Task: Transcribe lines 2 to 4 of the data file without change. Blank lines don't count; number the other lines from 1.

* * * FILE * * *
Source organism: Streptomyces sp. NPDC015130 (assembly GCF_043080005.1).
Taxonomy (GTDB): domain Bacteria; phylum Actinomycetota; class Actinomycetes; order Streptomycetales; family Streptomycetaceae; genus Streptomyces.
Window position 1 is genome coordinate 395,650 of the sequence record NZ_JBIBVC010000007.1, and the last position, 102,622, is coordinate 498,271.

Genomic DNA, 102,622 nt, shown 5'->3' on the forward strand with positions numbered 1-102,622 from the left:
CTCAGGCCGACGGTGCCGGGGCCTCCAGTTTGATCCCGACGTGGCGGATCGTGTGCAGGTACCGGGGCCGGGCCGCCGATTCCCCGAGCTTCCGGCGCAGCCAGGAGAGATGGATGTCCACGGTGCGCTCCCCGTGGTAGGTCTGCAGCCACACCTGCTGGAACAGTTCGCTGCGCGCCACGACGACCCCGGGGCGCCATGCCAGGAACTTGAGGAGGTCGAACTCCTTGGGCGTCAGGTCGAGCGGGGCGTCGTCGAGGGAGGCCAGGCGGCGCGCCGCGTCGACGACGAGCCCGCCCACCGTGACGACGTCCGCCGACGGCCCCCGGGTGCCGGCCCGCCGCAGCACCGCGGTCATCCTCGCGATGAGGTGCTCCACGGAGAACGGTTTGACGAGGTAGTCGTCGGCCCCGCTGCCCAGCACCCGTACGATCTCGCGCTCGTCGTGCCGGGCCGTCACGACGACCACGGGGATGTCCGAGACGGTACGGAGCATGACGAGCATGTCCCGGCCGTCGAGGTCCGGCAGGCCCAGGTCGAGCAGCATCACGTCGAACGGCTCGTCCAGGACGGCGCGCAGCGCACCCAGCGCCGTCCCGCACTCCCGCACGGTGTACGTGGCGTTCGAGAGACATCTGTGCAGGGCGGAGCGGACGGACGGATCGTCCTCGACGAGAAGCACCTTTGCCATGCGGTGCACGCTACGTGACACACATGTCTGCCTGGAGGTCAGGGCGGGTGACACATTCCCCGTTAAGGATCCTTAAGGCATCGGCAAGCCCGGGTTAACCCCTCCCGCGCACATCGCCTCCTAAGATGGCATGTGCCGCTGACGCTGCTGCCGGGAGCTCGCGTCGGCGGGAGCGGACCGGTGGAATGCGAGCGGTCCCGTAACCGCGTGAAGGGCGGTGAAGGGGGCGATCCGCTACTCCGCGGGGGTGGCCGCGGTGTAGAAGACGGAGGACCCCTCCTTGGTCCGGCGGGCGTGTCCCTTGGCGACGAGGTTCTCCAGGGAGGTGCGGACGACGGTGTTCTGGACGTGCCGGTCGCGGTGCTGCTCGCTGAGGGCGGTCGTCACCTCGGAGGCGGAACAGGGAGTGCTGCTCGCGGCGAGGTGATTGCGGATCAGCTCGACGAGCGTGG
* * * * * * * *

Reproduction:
Taxonomy (GTDB): domain Bacteria; phylum Actinomycetota; class Actinomycetes; order Streptomycetales; family Streptomycetaceae; genus Streptomyces.
Window position 1 is genome coordinate 395,650 of the sequence record NZ_JBIBVC010000007.1, and the last position, 102,622, is coordinate 498,271.

Genomic DNA, 102,622 nt, shown 5'->3' on the forward strand with positions numbered 1-102,622 from the left: